The Rolling Stones’ Voodoo Lounge tour opened on 1 August 1994 at RFK Stadium in Washington DC. My review of that night appeared in MOJO’s October issue of that year.
“We always get nervous on first nights – but you can’t be a virgin forever.” Certainly sounding nervous, though not looking especially virginal, Mick Jagger introduces the opening show of The Rolling Stones’ new world tour. There is a long, hot and torrid night ahead of us. But will we still respect The Rolling Stones in the morning?
To switch metaphors, the Stones are like a magnificent old steam engine, left to rust gently in its shed, then put on public view again, to be cheered by moist-eyed spectators with warm memories of the time when these iron horses were a power in the land and state-of-the-art – before it all turned small and bleepy and digital. Puffing, puffing, slowly, slowly… our beloved engine is stirring itself for one more haul. That it can move at all should give us pleasure. If it ever picks up speed, we’ll be chuffed.
For a time tonight the outcome is doubtful. The Washington August air is horribly hot, and damp as a flannel. There is a sort of torpor over the stadium, a lethargy mingled with awe. We’re gonna see The Rolling Stones, man! Think of it: the Rolling-fucking-Stones! As a result the crowd is oddly passive. If, say, Aerosmith were about to come on, everybody would understand the game – we’re here to ROCK, goddammit – and punch the air and shout Whoo! But The Rolling Stones, though… Best sit tight, watch carefully, see what happens when The Rolling Stones are actually on in front of you.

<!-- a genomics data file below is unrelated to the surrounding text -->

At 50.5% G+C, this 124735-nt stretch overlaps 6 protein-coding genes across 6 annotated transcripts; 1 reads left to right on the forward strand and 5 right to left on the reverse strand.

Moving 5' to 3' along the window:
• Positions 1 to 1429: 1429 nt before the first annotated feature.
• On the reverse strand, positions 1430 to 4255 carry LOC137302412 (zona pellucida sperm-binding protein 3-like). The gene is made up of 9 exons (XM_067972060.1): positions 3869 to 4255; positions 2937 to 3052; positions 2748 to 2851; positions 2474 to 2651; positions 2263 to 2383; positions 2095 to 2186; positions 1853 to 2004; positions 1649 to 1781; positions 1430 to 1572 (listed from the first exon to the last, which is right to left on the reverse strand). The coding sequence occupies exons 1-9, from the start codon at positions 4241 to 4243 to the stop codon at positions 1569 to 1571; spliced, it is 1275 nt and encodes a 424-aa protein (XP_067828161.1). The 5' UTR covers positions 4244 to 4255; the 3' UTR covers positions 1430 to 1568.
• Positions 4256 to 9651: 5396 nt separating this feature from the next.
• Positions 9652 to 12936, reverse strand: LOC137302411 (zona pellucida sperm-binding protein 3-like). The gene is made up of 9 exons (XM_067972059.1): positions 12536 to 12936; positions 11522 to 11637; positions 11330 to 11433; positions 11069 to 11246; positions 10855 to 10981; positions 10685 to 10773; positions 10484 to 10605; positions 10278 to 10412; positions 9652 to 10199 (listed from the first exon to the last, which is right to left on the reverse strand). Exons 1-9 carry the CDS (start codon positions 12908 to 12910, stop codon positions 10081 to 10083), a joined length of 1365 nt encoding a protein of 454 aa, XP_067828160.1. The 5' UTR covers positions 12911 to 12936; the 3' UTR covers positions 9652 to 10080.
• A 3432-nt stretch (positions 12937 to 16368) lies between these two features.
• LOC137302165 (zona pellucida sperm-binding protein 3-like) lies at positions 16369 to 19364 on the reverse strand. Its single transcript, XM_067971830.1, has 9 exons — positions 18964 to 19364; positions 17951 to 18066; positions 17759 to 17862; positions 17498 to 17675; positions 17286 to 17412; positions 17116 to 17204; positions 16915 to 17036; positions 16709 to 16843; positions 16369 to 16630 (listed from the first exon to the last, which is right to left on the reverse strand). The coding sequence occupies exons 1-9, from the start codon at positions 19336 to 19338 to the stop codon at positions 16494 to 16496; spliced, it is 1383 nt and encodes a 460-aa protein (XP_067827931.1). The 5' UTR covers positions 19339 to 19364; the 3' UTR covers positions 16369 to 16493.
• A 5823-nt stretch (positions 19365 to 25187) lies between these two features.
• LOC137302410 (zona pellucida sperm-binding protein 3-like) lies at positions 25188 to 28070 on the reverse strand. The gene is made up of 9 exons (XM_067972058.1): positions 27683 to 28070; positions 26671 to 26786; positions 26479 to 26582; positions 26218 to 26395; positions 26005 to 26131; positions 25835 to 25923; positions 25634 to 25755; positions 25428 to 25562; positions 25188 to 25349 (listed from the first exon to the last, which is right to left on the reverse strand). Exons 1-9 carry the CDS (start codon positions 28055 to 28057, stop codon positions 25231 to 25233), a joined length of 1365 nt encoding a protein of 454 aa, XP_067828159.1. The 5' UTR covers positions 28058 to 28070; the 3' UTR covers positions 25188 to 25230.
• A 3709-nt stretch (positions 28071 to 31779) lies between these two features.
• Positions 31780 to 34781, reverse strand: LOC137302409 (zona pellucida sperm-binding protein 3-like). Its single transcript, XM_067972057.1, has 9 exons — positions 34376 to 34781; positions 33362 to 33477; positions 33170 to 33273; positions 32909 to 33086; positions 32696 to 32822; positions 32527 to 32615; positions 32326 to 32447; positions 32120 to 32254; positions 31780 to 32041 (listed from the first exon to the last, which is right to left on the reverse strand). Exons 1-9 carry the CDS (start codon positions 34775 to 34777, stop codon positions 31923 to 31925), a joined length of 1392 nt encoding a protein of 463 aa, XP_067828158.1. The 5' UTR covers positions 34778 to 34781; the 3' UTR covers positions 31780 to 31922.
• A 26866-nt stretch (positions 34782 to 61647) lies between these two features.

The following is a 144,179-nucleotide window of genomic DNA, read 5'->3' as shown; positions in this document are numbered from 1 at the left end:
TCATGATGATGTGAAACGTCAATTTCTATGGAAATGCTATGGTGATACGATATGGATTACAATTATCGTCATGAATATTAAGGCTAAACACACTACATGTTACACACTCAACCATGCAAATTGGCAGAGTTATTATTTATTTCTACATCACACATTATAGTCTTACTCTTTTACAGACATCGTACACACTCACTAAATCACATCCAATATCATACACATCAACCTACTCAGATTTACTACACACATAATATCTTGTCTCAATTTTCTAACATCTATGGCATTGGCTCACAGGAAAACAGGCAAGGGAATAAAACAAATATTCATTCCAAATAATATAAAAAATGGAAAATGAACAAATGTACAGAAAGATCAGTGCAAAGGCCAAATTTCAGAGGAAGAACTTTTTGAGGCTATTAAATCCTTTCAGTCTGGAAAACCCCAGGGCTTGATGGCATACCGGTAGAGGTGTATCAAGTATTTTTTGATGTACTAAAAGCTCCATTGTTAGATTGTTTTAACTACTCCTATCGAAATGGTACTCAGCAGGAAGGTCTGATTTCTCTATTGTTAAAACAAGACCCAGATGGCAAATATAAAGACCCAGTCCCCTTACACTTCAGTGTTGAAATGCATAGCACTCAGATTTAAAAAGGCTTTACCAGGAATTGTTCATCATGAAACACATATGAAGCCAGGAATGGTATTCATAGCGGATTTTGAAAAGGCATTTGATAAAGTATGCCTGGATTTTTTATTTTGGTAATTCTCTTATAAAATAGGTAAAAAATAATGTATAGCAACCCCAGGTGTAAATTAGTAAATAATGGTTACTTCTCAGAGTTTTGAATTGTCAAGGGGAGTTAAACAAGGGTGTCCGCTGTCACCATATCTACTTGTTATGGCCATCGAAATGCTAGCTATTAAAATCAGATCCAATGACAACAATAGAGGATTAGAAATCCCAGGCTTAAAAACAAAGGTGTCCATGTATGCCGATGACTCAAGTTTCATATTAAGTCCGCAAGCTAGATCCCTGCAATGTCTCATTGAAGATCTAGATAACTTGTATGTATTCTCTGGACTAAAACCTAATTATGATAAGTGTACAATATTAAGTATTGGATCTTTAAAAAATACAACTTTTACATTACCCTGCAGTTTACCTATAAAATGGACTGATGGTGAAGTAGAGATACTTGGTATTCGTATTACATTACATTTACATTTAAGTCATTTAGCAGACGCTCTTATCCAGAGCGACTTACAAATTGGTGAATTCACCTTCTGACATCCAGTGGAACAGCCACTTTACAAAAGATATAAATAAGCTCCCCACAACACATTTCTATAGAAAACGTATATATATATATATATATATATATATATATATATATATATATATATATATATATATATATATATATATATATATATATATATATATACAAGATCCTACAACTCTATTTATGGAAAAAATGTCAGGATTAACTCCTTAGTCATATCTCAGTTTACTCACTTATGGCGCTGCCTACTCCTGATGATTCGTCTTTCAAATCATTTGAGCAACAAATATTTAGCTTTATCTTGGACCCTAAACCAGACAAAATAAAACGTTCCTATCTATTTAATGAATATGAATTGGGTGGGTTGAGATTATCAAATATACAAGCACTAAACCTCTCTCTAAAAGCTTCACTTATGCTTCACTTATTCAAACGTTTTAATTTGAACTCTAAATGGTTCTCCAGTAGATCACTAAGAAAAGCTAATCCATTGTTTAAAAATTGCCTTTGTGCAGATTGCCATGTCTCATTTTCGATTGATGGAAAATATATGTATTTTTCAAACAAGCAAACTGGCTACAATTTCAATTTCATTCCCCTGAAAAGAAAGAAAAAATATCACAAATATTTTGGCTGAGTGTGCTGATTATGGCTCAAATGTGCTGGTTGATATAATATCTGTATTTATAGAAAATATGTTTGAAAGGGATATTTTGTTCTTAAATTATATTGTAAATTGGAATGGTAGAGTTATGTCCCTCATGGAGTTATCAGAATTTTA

It all starts with a sluggish chug from Charlie’s drums, announcing a rather low-voltage version of Not Fade Away, followed by a stiff-ish rendering of an unexciting choice, Undercover Of The Night. Praise the Lord, then, for the liquid grace of that snaking riff which promises Tumbling Dice. And another two dozen numbers are stacked up behind.
Two of those are ceremonially handed over to Keith – Before They Make Me Run and The Worst – which he sings with shy pride, if no great loveliness, and basks awhile. For some reason it’s Keith, not Mick, who is the repository of an audience’s love for The Rolling Stones. Mick is respected, envied, or whatever, and the others get much affection. But Keith receives the love.
Charlie is Charlie and keeps his head sideways at all times, sometimes laughing for no obvious reason. Ron is still the original stoned crow, shoulders hunched, fag gripped in his mile-wide crack of a grin, eyebrows arched in hopeful “How’m I doin’?” enquiry. And there is the new bass player Darryl Jones, who’s merged inside the band’s sound seamlessly, although you visually miss the sinister old goat who used to stand unsmiling in that spot.
Jagger works the show with pro dedication; it only slows when he takes to the keyboard for Memory Motel and Out Of Tears, and probably the least successful passage is what he calls the R&B slot which included The Temptations’ Can’t Get Next To You played, as he says, in the style of Al Green. But of course there’ll always be another Stones oldie along in a moment.